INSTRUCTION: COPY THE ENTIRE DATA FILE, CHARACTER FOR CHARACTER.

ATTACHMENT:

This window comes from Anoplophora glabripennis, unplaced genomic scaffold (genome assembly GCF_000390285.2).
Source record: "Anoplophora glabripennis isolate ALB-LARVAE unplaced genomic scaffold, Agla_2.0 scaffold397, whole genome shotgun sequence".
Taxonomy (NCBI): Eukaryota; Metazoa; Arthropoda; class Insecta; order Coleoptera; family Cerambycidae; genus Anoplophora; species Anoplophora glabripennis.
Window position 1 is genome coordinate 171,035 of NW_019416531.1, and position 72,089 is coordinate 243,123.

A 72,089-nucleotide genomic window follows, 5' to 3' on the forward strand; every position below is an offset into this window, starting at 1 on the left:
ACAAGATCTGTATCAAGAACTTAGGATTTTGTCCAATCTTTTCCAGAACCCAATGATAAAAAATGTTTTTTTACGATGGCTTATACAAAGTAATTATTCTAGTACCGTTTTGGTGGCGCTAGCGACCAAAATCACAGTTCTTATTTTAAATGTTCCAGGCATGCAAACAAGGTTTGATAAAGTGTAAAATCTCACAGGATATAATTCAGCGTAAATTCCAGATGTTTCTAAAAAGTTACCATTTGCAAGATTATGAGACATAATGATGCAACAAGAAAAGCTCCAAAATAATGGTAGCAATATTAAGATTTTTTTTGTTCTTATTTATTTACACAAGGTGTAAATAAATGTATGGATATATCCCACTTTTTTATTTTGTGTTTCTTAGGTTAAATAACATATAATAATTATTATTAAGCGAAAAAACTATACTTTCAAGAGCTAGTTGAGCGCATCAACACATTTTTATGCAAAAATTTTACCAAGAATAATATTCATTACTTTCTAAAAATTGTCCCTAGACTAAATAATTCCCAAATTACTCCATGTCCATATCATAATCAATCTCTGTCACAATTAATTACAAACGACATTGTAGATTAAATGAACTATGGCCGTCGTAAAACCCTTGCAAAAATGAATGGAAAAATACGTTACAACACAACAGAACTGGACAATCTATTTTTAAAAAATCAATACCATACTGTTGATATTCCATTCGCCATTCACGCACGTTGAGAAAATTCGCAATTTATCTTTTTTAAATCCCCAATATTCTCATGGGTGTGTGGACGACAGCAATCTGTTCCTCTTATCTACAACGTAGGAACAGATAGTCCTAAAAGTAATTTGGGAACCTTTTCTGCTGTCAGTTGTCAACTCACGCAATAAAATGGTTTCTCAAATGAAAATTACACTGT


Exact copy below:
This window comes from Anoplophora glabripennis, unplaced genomic scaffold (genome assembly GCF_000390285.2).
Source record: "Anoplophora glabripennis isolate ALB-LARVAE unplaced genomic scaffold, Agla_2.0 scaffold397, whole genome shotgun sequence".
Taxonomy (NCBI): Eukaryota; Metazoa; Arthropoda; class Insecta; order Coleoptera; family Cerambycidae; genus Anoplophora; species Anoplophora glabripennis.
Window position 1 is genome coordinate 171,035 of NW_019416531.1, and position 72,089 is coordinate 243,123.

A 72,089-nucleotide genomic window follows, 5' to 3' on the forward strand; every position below is an offset into this window, starting at 1 on the left:
ACAAGATCTGTATCAAGAACTTAGGATTTTGTCCAATCTTTTCCAGAACCCAATGATAAAAAATGTTTTTTTACGATGGCTTATACAAAGTAATTATTCTAGTACCGTTTTGGTGGCGCTAGCGACCAAAATCACAGTTCTTATTTTAAATGTTCCAGGCATGCAAACAAGGTTTGATAAAGTGTAAAATCTCACAGGATATAATTCAGCGTAAATTCCAGATGTTTCTAAAAAGTTACCATTTGCAAGATTATGAGACATAATGATGCAACAAGAAAAGCTCCAAAATAATGGTAGCAATATTAAGATTTTTTTTGTTCTTATTTATTTACACAAGGTGTAAATAAATGTATGGATATATCCCACTTTTTTATTTTGTGTTTCTTAGGTTAAATAACATATAATAATTATTATTAAGCGAAAAAACTATACTTTCAAGAGCTAGTTGAGCGCATCAACACATTTTTATGCAAAAATTTTACCAAGAATAATATTCATTACTTTCTAAAAATTGTCCCTAGACTAAATAATTCCCAAATTACTCCATGTCCATATCATAATCAATCTCTGTCACAATTAATTACAAACGACATTGTAGATTAAATGAACTATGGCCGTCGTAAAACCCTTGCAAAAATGAATGGAAAAATACGTTACAACACAACAGAACTGGACAATCTATTTTTAAAAAATCAATACCATACTGTTGATATTCCATTCGCCATTCACGCACGTTGAGAAAATTCGCAATTTATCTTTTTTAAATCCCCAATATTCTCATGGGTGTGTGGACGACAGCAATCTGTTCCTCTTATCTACAACGTAGGAACAGATAGTCCTAAAAGTAATTTGGGAACCTTTTCTGCTGTCAGTTGTCAACTCACGCAATAAAATGGTTTCTCAAATGAAAATTACACTGT